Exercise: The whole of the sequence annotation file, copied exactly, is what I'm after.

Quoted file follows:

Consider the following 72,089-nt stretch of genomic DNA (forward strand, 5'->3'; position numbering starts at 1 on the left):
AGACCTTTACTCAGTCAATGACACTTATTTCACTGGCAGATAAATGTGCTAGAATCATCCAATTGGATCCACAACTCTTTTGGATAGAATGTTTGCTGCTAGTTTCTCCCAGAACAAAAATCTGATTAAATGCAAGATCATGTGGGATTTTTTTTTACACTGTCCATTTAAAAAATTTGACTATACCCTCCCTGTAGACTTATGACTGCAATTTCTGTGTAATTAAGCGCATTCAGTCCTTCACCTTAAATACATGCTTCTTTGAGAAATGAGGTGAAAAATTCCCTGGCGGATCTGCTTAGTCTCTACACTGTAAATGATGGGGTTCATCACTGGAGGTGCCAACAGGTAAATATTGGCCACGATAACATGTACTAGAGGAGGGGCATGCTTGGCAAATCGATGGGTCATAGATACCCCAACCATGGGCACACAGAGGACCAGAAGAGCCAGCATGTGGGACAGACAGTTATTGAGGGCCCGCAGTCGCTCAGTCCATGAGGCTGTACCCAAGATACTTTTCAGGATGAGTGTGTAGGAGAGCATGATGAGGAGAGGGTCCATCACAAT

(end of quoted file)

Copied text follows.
Consider the following 72,089-nt stretch of genomic DNA (forward strand, 5'->3'; position numbering starts at 1 on the left):
AGACCTTTACTCAGTCAATGACACTTATTTCACTGGCAGATAAATGTGCTAGAATCATCCAATTGGATCCACAACTCTTTTGGATAGAATGTTTGCTGCTAGTTTCTCCCAGAACAAAAATCTGATTAAATGCAAGATCATGTGGGATTTTTTTTTACACTGTCCATTTAAAAAATTTGACTATACCCTCCCTGTAGACTTATGACTGCAATTTCTGTGTAATTAAGCGCATTCAGTCCTTCACCTTAAATACATGCTTCTTTGAGAAATGAGGTGAAAAATTCCCTGGCGGATCTGCTTAGTCTCTACACTGTAAATGATGGGGTTCATCACTGGAGGTGCCAACAGGTAAATATTGGCCACGATAACATGTACTAGAGGAGGGGCATGCTTGGCAAATCGATGGGTCATAGATACCCCAACCATGGGCACACAGAGGACCAGAAGAGCCAGCATGTGGGACAGACAGTTATTGAGGGCCCGCAGTCGCTCAGTCCATGAGGCTGTACCCAAGATACTTTTCAGGATGAGTGTGTAGGAGAGCATGATGAGGAGAGGGTCCATCACAAT